It's not every day that women's college soccer makes the news, but when it does it usually involves reports of a teammate losing her temper and behaving agressively during the game. Recent accounts of University of New Mexico's defensive player Elizabeth Lambert's violent play on the field have been widespread on all the media outlets. The way in which the media is handling her actions has also ignited a national debate about how female athletes are treated and the double standards that exist.
A recent article from the New York Times puts a spotlight on this type of treatment women often receive. Elizabeth Lambert can be seen on numerous viral You Tube clips shoving, pulling hair, elbowing, and kicking opponents. She has offered apologies for her actions and has since been suspended from the game for her violent outbursts. But many are still left wondering what the big fuss is about.
It is not unusual to see physical roughness among opponents in college soccer. Former coach of the United States men's national team, Bruce Arena, reports in the New York Times aticle about the double standard placed on female athletes. Arena says, "Let's be fair, there have been worse incidents in the game than that. I think we are somewhat sexist in our opinion of sport. I think maybe people are alarmed to see a woman do that, but men do a hell of a lot worse things. Was it good behavior? No, but because it's coming from a woman, they made it a headline."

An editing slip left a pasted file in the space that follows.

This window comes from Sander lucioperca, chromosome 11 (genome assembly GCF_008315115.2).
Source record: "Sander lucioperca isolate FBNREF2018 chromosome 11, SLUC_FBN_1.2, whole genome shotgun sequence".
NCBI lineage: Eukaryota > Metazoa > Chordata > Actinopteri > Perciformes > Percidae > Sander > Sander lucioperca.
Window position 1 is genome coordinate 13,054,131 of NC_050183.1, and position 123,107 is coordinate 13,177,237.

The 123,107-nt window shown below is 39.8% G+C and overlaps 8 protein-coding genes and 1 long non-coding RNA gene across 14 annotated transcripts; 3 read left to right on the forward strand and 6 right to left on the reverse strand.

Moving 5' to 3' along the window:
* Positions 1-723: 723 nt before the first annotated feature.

Many argue that women are held to a different standard in sports because they are supposed to be the nurturers and caregivers. Anytime the media gets a glimpse of aggression in female sports it is seen as entirely wrong and taken to the next level.
The reports of Lambert's actions that appear to place a double standard on women's sports are just one of the ways the spotlight is wrongly cast their way. Lambert's actions have also been spoken of sexually on a number blogs and on television programs. David Letterman's The Late Show recently showed a clip of Lambert's actions while voice over was heard portraying the incident in a sexy way. Professor at the University of Massachusetts, Pat Griffin, explains why the media often sexualizes women in this way, "It isn't about women's soccer and how great its players are. It's about titillation, about sexualizing women in a catfight, that weird porno-lesbian subtext: let's watch two women go at it."
What do you think of the way Elizabeth Lambert's violence on the field was portrayed in the media?
Do you think there is a double standard for women in the world of sports?